Corruption In India
India is known to have one of the highest rates of government corruption in the world. In fact, it ranked number 76 out of 168 countries in 2015. Corruption has widespread effects across India. It results in a sense of distrust of both public officials and private businesses. This may cause private businesses to lose economic value in negotiations with investors. This diminished value is not the only economic loss, however. Corruption also fosters intentional bureaucratic inefficiency. Difficult paperwork processes open the doors for increased bribery payments. This situation also works to lower the output of investments and raises the risk of misallocation of funds.
Estimates suggest that India loses over $50 billion annually in jobs, investments, and growth. A decrease in corruption would prompt an increase in economic growth. This article takes a look at one of the drastic measures the country has taken to put a stop to corruption.
November 9, 2016: The Historic Day: What Happened In India On This Day?
On November 8, 2016, the government of India moved to demonetize the 500 and 1,000 rupee banknotes. The next day, November 9, all 500 and 1,000 rupee banknotes from the Mahatma Gandhi series were no longer considered legal monies.
During the public announcement made only a few hours before the midnight ban became valid, Prime Minister Narendra Modi informed Indian residents that they could make bank deposits of any 500 and 1,000 rupee notes held in cash. These deposits are considered valid from November 10 until December 30.
Other currency denominations will remain valid. The 500 and 1,000 rupees will be replaced by new 500 and 2,000 rupee notes. The country did not make changes to any other form of tenders, such as checks, debit cards, and credit cards.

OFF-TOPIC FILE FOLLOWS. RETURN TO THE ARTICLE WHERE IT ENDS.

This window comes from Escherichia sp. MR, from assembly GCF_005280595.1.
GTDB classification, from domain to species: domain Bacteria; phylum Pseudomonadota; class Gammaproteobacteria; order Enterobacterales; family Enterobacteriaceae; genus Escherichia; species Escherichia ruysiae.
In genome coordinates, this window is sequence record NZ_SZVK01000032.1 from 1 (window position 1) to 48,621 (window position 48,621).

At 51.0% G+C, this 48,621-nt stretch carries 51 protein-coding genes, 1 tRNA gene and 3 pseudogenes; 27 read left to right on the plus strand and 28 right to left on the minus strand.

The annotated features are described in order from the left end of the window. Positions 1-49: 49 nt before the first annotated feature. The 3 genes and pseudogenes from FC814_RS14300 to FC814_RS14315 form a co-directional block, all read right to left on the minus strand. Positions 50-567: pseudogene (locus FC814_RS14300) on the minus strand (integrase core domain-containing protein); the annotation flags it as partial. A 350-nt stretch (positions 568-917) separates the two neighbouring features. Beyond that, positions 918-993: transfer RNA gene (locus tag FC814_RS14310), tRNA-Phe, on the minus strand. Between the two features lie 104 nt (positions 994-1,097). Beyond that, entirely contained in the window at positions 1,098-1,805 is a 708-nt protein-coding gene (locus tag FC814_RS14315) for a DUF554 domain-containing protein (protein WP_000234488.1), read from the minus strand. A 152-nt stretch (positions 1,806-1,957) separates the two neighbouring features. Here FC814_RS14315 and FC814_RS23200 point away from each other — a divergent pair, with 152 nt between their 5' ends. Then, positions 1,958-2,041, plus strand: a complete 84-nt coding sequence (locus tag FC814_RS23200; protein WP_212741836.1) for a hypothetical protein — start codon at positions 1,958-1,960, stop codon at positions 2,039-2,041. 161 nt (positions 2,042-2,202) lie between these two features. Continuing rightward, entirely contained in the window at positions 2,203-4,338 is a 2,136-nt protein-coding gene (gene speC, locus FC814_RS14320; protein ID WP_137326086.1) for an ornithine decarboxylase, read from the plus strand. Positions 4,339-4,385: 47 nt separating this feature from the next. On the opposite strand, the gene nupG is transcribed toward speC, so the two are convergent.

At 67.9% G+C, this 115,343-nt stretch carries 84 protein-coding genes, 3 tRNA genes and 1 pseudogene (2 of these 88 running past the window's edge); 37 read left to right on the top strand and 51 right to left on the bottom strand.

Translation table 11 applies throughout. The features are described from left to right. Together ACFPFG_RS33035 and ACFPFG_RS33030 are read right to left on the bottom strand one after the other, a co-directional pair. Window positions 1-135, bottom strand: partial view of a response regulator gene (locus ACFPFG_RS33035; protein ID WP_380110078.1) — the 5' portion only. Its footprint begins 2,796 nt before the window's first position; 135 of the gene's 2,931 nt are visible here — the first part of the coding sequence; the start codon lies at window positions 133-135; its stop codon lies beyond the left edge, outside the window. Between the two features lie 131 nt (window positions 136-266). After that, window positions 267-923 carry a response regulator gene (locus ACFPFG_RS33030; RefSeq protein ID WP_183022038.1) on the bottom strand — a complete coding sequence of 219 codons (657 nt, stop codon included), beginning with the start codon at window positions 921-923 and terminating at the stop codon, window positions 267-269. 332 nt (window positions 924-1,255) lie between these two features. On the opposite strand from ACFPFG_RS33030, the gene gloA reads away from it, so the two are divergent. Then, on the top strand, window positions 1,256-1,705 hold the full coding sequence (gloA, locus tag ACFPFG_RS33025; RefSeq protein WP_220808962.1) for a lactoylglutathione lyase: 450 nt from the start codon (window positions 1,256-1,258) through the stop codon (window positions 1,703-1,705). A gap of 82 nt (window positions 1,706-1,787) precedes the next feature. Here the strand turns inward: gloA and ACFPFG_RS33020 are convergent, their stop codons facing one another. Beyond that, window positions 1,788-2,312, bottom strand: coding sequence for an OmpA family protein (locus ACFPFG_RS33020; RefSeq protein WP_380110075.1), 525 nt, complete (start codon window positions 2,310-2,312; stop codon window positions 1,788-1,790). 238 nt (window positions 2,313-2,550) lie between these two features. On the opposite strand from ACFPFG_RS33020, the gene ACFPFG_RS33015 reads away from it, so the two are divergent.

Prime Minister Narendra Modi: The Man Behind The Project
Prime Minister Narendra Modi, who assumed the Prime Minister's office on May 26, 2014, officially announced this shocking news via a live television broadcast. He informed the public that this move was in response to an overwhelming amount of counterfeit banknotes circulating in the market. These counterfeit bills have been used to fund terrorism, drug trafficking, and smuggling. Profits earned in these black markets are referred to as black money. In addition, Modi claims that this demonetization will help reduce corruption in government. Also, those citizens who tend to hoard large amounts of cash in their homes and elsewhere without declaring their true income to the income tax department will also be punished by this ban.
Preparations Before The Big Announcement
The current government has been fighting against counterfeit money since it assumed control two years ago. Between 2011 and 2016, the amount of all banknotes in the market had increased by 40%. However, 500 rupee notes had increased by 76% and 1,000 notes by 109%. These large increases are directly attributed to counterfeit operations, which went on to pay for terrorist activities against the country.
Even before Modi's party, the Bharatiya Janata Party won the elections, Modi had taken the oath to end corruption in India if he came to power. In August of 2014, Prime Minister Modi implemented the “People Money Scheme” (officially known as Pradhan Mantri Jan Dhan Yojana). This plan works to ensure financial inclusion of all levels of society by opening access to Banking Savings and Deposit Accounts, Remittances, Credits, and Insurance. Since its inauguration, 15 million bank accounts have been opened.
The Prime Minister has passed other plans in an effort to make the Indian economy more efficient and to speed up bureaucratic requirements at all levels. He has also deregulated diesel prices and opened the market to direct foreign investment.
What Does The Indian Government Aim To Achieve With This Banknote Ban?
As previously mentioned, removing counterfeit and black money from the market will help put a stop to terrorism, smuggling, drug trafficking, and corruption. With this demonetization effort, the Indian government hopes to control the ever increasing instance of illegal money in the market. Public officials believe this will clean the economy.